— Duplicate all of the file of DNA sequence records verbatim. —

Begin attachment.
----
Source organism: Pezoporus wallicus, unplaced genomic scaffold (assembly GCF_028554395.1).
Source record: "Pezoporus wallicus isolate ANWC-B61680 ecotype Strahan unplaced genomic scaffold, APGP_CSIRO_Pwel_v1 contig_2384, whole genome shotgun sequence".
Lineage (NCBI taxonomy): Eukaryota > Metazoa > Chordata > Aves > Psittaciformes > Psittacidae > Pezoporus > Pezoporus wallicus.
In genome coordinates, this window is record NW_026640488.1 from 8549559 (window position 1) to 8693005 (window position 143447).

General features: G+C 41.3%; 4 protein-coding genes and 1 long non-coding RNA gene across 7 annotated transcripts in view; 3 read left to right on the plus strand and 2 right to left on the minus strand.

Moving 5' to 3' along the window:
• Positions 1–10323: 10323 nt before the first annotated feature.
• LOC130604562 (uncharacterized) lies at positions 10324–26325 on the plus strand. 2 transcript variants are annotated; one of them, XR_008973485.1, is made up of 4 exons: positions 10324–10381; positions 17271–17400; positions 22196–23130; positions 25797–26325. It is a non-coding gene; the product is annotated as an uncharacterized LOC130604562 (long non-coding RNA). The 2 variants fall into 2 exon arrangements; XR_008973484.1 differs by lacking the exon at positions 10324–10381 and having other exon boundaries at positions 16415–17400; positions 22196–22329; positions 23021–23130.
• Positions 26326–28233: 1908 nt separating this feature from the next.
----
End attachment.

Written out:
Source organism: Pezoporus wallicus, unplaced genomic scaffold (assembly GCF_028554395.1).
Source record: "Pezoporus wallicus isolate ANWC-B61680 ecotype Strahan unplaced genomic scaffold, APGP_CSIRO_Pwel_v1 contig_2384, whole genome shotgun sequence".
Lineage (NCBI taxonomy): Eukaryota > Metazoa > Chordata > Aves > Psittaciformes > Psittacidae > Pezoporus > Pezoporus wallicus.
In genome coordinates, this window is record NW_026640488.1 from 8549559 (window position 1) to 8693005 (window position 143447).

General features: G+C 41.3%; 4 protein-coding genes and 1 long non-coding RNA gene across 7 annotated transcripts in view; 3 read left to right on the plus strand and 2 right to left on the minus strand.

Moving 5' to 3' along the window:
• Positions 1–10323: 10323 nt before the first annotated feature.
• LOC130604562 (uncharacterized) lies at positions 10324–26325 on the plus strand. 2 transcript variants are annotated; one of them, XR_008973485.1, is made up of 4 exons: positions 10324–10381; positions 17271–17400; positions 22196–23130; positions 25797–26325. It is a non-coding gene; the product is annotated as an uncharacterized LOC130604562 (long non-coding RNA). The 2 variants fall into 2 exon arrangements; XR_008973484.1 differs by lacking the exon at positions 10324–10381 and having other exon boundaries at positions 16415–17400; positions 22196–22329; positions 23021–23130.
• Positions 26326–28233: 1908 nt separating this feature from the next.